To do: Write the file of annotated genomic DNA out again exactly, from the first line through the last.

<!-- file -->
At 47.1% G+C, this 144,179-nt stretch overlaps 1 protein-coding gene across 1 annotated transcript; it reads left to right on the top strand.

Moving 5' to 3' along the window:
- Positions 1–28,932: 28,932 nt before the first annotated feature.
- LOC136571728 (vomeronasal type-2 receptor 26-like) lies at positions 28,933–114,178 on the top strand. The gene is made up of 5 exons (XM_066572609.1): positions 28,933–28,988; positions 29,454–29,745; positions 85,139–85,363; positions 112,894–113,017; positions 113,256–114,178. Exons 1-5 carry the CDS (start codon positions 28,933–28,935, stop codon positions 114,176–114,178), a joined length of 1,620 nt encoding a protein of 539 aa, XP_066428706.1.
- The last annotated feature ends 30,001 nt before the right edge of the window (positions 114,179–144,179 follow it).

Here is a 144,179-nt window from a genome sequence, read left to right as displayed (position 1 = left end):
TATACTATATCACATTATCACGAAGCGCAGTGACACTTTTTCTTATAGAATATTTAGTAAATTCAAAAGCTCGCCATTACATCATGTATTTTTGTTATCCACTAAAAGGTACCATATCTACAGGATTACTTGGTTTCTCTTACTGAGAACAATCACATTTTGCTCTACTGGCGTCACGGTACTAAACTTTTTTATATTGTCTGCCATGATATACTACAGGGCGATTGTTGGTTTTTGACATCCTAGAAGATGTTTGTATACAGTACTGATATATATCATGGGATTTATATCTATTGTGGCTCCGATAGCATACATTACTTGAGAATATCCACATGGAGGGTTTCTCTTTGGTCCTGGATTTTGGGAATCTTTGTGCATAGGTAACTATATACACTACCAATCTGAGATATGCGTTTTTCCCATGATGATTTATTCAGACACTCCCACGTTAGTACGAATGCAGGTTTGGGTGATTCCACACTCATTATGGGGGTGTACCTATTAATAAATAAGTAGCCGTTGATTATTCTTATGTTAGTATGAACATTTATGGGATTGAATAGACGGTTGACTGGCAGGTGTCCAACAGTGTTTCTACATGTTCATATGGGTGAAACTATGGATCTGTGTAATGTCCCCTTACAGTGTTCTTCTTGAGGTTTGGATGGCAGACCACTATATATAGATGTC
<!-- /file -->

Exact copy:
At 47.1% G+C, this 144,179-nt stretch overlaps 1 protein-coding gene across 1 annotated transcript; it reads left to right on the top strand.

Moving 5' to 3' along the window:
- Positions 1–28,932: 28,932 nt before the first annotated feature.
- LOC136571728 (vomeronasal type-2 receptor 26-like) lies at positions 28,933–114,178 on the top strand. The gene is made up of 5 exons (XM_066572609.1): positions 28,933–28,988; positions 29,454–29,745; positions 85,139–85,363; positions 112,894–113,017; positions 113,256–114,178. Exons 1-5 carry the CDS (start codon positions 28,933–28,935, stop codon positions 114,176–114,178), a joined length of 1,620 nt encoding a protein of 539 aa, XP_066428706.1.
- The last annotated feature ends 30,001 nt before the right edge of the window (positions 114,179–144,179 follow it).

Here is a 144,179-nt window from a genome sequence, read left to right as displayed (position 1 = left end):
TATACTATATCACATTATCACGAAGCGCAGTGACACTTTTTCTTATAGAATATTTAGTAAATTCAAAAGCTCGCCATTACATCATGTATTTTTGTTATCCACTAAAAGGTACCATATCTACAGGATTACTTGGTTTCTCTTACTGAGAACAATCACATTTTGCTCTACTGGCGTCACGGTACTAAACTTTTTTATATTGTCTGCCATGATATACTACAGGGCGATTGTTGGTTTTTGACATCCTAGAAGATGTTTGTATACAGTACTGATATATATCATGGGATTTATATCTATTGTGGCTCCGATAGCATACATTACTTGAGAATATCCACATGGAGGGTTTCTCTTTGGTCCTGGATTTTGGGAATCTTTGTGCATAGGTAACTATATACACTACCAATCTGAGATATGCGTTTTTCCCATGATGATTTATTCAGACACTCCCACGTTAGTACGAATGCAGGTTTGGGTGATTCCACACTCATTATGGGGGTGTACCTATTAATAAATAAGTAGCCGTTGATTATTCTTATGTTAGTATGAACATTTATGGGATTGAATAGACGGTTGACTGGCAGGTGTCCAACAGTGTTTCTACATGTTCATATGGGTGAAACTATGGATCTGTGTAATGTCCCCTTACAGTGTTCTTCTTGAGGTTTGGATGGCAGACCACTATATATAGATGTC